Substance abuse and addiction have become a social problem that afflicts millions of individuals and disrupts the lives of their families and friends. Just one example reveals the extent of the problem: in the United States each year, more women and men die of smoking related lung cancer than of colon, breast and prostate cancers combined (Kola & Kruszynski, 2010). In addition to the personal impact of so much illness and early death, there are dire social costs: huge expenses for medical and social services; millions of hours lost in the workplace; elevated rates of crime associated with illicit drugs; and scores of children who are damaged by their parents’ substance abuse behavior (Lee, 2010). This paper will look at the different theories used in understanding drug abuse and addiction as well as how it can be prevented and treated.
In conclusion, drugs have had a long history in the United States and will probably never stop being an issue. Our current society and past have associated drugs with violence to an extent that is not even true. Politicians and the media have the power to create moral panic based off of narrative and stories that are not even statistically backed. By creating these sensational narratives politicians are able to advance their political agendas by scapegoating a group such as addicts and the media is able to create these great stories everyone wants to hear. The media’s stories further pushes politicians to make policies that hurt certain groups because of the moral panic they create. At the end we must understand that there is a problem with our system and that by blaming the addict we are not really helping.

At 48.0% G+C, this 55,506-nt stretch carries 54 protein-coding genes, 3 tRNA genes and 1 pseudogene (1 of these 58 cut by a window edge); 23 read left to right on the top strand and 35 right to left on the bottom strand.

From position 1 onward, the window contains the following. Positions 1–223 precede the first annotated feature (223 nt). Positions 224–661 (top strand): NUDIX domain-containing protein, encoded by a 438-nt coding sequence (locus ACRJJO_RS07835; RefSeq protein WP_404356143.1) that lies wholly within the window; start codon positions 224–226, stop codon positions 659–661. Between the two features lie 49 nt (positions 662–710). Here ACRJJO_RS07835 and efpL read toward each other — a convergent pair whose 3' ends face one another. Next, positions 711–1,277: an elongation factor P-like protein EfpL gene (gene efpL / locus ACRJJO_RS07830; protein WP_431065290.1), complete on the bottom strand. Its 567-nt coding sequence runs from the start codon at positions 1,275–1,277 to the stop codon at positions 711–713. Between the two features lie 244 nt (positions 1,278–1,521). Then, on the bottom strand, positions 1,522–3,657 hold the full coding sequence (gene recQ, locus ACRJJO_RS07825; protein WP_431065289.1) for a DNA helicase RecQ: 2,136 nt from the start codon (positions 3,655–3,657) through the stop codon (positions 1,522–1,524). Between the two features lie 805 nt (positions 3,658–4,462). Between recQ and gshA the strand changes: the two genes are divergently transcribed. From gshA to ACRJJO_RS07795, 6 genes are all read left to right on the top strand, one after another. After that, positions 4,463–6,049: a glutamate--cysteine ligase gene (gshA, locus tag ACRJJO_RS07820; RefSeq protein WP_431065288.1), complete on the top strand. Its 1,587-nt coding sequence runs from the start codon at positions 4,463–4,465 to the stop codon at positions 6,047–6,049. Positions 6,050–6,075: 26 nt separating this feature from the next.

Understanding addiction is a complicated subject that inspires controversy and debate. Not only do people want to understand addiction because of the curiosity to understand human beings and human nature, but there are factors that go into the defining of addiction such as public policy and health care coverage. There are two theories that are on the opposite spectrum when it comes to addiction which include the “disease concept” and the “choice theory”. One defines addiction as a disease, something that is out of one’s control, while the other thinks of it as a choice or a moral deficiency that resides in a person. The consequence of this gap is the delay in gaining control over drug abuse. While the people who support the choice theory see